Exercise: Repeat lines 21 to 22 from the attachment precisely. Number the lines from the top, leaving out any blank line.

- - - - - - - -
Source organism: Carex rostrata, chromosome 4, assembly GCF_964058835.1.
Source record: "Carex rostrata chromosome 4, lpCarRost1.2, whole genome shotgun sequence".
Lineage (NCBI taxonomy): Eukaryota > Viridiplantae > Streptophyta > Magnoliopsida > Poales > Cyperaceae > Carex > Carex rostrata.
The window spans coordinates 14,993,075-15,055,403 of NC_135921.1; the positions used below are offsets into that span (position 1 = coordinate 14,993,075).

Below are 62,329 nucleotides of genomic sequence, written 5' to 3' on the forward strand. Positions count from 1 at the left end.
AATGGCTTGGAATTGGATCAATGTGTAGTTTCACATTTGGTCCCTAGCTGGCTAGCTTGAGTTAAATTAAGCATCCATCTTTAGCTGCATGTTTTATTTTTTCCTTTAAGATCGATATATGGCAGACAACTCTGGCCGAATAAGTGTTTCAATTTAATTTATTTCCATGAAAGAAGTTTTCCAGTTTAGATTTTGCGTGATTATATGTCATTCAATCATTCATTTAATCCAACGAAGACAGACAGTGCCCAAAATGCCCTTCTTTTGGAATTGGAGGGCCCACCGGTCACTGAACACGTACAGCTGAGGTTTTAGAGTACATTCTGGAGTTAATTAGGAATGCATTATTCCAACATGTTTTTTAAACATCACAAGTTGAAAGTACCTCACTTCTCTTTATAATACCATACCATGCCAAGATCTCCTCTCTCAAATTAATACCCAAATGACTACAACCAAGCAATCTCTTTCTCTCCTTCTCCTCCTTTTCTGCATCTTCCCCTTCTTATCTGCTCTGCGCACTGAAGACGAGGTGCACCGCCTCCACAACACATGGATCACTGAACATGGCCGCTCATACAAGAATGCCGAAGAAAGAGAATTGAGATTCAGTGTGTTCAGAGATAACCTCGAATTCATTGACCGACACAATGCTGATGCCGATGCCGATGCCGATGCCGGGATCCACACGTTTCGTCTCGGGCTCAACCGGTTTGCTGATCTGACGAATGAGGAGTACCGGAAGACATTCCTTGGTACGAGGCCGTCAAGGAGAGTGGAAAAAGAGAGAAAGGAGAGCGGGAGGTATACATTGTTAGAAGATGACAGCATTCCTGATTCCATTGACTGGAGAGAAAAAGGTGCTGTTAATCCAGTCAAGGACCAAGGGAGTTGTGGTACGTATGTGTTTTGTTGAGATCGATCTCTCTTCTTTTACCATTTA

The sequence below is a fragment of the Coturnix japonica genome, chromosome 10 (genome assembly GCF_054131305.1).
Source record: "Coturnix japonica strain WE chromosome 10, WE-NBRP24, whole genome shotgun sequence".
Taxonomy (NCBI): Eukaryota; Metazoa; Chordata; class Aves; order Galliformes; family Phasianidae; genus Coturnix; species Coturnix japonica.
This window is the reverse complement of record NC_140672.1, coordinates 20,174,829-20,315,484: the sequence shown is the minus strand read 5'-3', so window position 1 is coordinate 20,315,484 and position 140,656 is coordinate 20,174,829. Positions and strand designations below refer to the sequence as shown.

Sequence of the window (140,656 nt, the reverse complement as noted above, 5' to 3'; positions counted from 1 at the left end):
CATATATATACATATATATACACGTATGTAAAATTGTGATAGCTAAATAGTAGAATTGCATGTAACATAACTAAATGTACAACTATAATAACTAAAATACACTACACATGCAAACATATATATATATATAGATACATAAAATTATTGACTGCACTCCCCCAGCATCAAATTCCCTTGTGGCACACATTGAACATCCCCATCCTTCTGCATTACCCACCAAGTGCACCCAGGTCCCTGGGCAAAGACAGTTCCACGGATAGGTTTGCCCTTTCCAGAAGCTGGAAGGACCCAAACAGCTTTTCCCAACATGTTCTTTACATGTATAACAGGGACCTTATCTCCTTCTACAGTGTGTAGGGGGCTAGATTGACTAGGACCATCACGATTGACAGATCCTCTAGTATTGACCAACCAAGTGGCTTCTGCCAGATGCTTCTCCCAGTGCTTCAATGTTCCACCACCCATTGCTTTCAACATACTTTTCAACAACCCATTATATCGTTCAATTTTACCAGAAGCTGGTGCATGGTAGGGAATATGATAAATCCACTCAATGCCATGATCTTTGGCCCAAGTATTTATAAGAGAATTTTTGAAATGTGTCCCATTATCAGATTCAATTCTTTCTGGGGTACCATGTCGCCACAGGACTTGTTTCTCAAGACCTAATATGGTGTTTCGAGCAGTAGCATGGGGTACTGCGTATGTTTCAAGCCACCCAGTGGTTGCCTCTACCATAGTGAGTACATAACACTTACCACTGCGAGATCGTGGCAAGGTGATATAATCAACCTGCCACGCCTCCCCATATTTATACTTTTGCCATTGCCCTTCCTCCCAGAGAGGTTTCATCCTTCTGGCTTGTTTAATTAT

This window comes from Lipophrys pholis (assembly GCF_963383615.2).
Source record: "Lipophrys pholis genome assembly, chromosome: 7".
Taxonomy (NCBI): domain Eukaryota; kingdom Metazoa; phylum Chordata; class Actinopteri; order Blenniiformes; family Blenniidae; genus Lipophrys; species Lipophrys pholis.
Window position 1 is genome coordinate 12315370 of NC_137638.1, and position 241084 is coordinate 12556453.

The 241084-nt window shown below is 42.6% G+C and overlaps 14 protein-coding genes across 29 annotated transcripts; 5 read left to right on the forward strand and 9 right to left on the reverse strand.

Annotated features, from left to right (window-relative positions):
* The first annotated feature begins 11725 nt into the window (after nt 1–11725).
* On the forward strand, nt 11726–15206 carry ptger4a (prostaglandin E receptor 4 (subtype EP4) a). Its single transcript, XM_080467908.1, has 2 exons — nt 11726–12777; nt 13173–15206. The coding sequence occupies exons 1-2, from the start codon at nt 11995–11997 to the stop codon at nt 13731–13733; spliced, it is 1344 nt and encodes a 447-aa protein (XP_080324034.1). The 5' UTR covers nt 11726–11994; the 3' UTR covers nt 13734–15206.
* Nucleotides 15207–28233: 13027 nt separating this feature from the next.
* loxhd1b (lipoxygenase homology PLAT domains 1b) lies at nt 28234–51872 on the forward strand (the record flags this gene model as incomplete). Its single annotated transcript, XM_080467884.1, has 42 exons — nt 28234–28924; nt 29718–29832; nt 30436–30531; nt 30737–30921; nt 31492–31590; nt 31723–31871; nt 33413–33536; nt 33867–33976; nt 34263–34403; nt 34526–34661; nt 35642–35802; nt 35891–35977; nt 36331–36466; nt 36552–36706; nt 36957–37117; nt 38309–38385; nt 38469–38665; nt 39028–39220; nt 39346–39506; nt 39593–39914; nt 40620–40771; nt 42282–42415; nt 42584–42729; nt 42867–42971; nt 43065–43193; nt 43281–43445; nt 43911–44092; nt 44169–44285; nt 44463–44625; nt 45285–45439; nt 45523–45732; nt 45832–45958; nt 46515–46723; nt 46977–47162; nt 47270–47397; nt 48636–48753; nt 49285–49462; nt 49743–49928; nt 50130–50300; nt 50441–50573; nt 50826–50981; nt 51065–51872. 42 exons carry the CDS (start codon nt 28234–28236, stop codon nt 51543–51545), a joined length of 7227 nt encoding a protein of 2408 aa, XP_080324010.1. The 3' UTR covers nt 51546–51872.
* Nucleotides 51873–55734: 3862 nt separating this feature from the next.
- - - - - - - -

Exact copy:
* Nucleotides 15207–28233: 13027 nt separating this feature from the next.
* loxhd1b (lipoxygenase homology PLAT domains 1b) lies at nt 28234–51872 on the forward strand (the record flags this gene model as incomplete). Its single annotated transcript, XM_080467884.1, has 42 exons — nt 28234–28924; nt 29718–29832; nt 30436–30531; nt 30737–30921; nt 31492–31590; nt 31723–31871; nt 33413–33536; nt 33867–33976; nt 34263–34403; nt 34526–34661; nt 35642–35802; nt 35891–35977; nt 36331–36466; nt 36552–36706; nt 36957–37117; nt 38309–38385; nt 38469–38665; nt 39028–39220; nt 39346–39506; nt 39593–39914; nt 40620–40771; nt 42282–42415; nt 42584–42729; nt 42867–42971; nt 43065–43193; nt 43281–43445; nt 43911–44092; nt 44169–44285; nt 44463–44625; nt 45285–45439; nt 45523–45732; nt 45832–45958; nt 46515–46723; nt 46977–47162; nt 47270–47397; nt 48636–48753; nt 49285–49462; nt 49743–49928; nt 50130–50300; nt 50441–50573; nt 50826–50981; nt 51065–51872. 42 exons carry the CDS (start codon nt 28234–28236, stop codon nt 51543–51545), a joined length of 7227 nt encoding a protein of 2408 aa, XP_080324010.1. The 3' UTR covers nt 51546–51872.